In December, CSPI urged the FDA and the Federal Trade Commission to take enforcement action against companies claiming that their dietary supplements can help ease the symptoms of withdrawal from opioid pain medication. In January, the FDA and the FTC notified 12 companies that they must stop making those kinds of treatment claims.

NutritionInsight has reached out to CSPI and for further comments on the issue.

Transparency in the herbal supplement industry
Products making false health claims are a blight on the food industry, consumers and of course, manufactures. In a bid to address ingredient adulteration and transparency issues on the botanical market that can erode consumer trust, supplier of clinically researched botanical ingredients Gencor initiated a range of new partnerships. Its goal is to provide ease of mind to brand manufacturers and access to thoroughly vetted partners backed by in-depth quality assurance documentation. However, the process against adulteration on the market is on-going.

NutritionInsight also conducted a key interview with Umasudhan, CEO of Valensa, who spoke in detail about the “uneven playing field” created on the market from false claims on saw palmetto products.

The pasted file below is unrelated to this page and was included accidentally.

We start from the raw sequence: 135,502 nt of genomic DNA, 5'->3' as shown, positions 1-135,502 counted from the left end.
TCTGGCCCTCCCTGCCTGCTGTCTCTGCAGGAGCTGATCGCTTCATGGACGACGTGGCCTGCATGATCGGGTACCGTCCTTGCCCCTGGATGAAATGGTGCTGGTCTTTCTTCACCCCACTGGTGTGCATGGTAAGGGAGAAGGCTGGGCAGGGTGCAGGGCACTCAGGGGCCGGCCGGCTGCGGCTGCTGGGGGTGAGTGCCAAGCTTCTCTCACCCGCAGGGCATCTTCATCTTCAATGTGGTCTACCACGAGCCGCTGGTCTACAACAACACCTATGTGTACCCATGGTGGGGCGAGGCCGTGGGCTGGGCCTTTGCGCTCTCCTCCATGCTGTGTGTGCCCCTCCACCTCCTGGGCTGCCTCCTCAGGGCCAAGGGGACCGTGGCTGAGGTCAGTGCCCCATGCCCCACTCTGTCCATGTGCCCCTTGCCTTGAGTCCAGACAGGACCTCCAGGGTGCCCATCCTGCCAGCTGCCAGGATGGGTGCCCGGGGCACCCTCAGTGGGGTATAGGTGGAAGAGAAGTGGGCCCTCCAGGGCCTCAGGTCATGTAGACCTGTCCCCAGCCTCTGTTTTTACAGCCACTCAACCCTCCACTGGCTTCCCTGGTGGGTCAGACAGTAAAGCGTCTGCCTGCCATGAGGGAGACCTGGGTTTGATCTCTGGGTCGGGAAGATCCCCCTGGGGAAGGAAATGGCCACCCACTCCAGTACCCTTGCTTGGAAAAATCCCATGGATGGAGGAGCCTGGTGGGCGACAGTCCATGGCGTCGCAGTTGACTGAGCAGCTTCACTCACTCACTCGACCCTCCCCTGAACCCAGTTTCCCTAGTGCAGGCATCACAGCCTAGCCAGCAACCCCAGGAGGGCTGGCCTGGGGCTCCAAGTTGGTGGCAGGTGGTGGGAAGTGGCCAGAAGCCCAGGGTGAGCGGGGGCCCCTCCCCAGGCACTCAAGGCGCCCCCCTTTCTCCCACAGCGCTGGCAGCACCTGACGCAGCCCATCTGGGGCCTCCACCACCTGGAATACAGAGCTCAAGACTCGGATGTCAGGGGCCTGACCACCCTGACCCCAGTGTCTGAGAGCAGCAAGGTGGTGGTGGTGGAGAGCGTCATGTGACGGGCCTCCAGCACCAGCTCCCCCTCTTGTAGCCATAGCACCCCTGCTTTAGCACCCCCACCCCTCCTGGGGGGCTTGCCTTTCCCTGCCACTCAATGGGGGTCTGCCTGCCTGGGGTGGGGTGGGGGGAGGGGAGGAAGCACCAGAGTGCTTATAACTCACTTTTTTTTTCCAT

To contact our editorial team please email us at

Related Articles

Health & Nutrition News

Sleep supplement: Som Sleep granted Non-GMO project status

14 Aug 2018 --- The market for sleep supplements in the booming supplement industry is huge, with Americans spending an estimated 41 billion dollars on sleep aids in 2015 alone. Som Sleep, who offer ready-to-drink supplements Som Sleep Original and Som Sleep Zero Sugar, report that the market is increasingly demanding naturalness and announce that Som Sleep has received official Non-GMO project status.

Health & Nutrition News

Protein boost for Boost: Nestlé ups the content in flagship “adult nutrition” product

14 Aug 2018 --- Nestlé’s flagship adult nutrition high protein drink, Boost, now packs an even bigger protein punch. The company has increased the protein content of Boost in the US from 15g per serving to 20g – a protein increase of 33 percent – in a bid to appeal to the 51 years and older demographic. The use of protein as a source of strength and recovery aid is no longer limited to marathon runners. This is clear as nutritional demands from the senior demographic spurs higher protein NPD.